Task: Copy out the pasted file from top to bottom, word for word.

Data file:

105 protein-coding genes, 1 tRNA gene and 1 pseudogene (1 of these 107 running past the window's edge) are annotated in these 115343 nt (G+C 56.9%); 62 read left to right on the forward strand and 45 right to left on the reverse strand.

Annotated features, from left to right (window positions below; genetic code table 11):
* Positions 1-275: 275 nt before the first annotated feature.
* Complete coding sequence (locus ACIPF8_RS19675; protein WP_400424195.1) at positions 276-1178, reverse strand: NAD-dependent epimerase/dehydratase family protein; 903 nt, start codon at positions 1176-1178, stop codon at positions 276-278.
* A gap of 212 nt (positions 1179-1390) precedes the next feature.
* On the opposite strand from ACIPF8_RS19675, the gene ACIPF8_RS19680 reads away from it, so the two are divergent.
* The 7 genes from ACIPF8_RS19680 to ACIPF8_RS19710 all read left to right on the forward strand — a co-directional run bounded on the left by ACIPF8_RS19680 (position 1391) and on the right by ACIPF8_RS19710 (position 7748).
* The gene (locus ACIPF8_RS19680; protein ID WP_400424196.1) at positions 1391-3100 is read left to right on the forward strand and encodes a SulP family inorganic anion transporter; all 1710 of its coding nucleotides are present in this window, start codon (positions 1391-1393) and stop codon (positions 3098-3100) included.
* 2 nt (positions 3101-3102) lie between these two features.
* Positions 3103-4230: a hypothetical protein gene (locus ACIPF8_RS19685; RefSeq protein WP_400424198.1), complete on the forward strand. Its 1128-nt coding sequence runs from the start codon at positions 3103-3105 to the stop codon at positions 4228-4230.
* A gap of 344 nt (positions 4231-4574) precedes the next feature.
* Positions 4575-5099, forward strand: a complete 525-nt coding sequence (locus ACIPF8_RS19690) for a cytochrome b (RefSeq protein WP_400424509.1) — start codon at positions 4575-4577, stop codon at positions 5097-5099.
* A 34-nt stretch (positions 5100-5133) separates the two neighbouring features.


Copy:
105 protein-coding genes, 1 tRNA gene and 1 pseudogene (1 of these 107 running past the window's edge) are annotated in these 115343 nt (G+C 56.9%); 62 read left to right on the forward strand and 45 right to left on the reverse strand.

Annotated features, from left to right (window positions below; genetic code table 11):
* Positions 1-275: 275 nt before the first annotated feature.
* Complete coding sequence (locus ACIPF8_RS19675; protein WP_400424195.1) at positions 276-1178, reverse strand: NAD-dependent epimerase/dehydratase family protein; 903 nt, start codon at positions 1176-1178, stop codon at positions 276-278.
* A gap of 212 nt (positions 1179-1390) precedes the next feature.
* On the opposite strand from ACIPF8_RS19675, the gene ACIPF8_RS19680 reads away from it, so the two are divergent.
* The 7 genes from ACIPF8_RS19680 to ACIPF8_RS19710 all read left to right on the forward strand — a co-directional run bounded on the left by ACIPF8_RS19680 (position 1391) and on the right by ACIPF8_RS19710 (position 7748).
* The gene (locus ACIPF8_RS19680; protein ID WP_400424196.1) at positions 1391-3100 is read left to right on the forward strand and encodes a SulP family inorganic anion transporter; all 1710 of its coding nucleotides are present in this window, start codon (positions 1391-1393) and stop codon (positions 3098-3100) included.
* 2 nt (positions 3101-3102) lie between these two features.
* Positions 3103-4230: a hypothetical protein gene (locus ACIPF8_RS19685; RefSeq protein WP_400424198.1), complete on the forward strand. Its 1128-nt coding sequence runs from the start codon at positions 3103-3105 to the stop codon at positions 4228-4230.
* A gap of 344 nt (positions 4231-4574) precedes the next feature.
* Positions 4575-5099, forward strand: a complete 525-nt coding sequence (locus ACIPF8_RS19690) for a cytochrome b (RefSeq protein WP_400424509.1) — start codon at positions 4575-4577, stop codon at positions 5097-5099.
* A 34-nt stretch (positions 5100-5133) separates the two neighbouring features.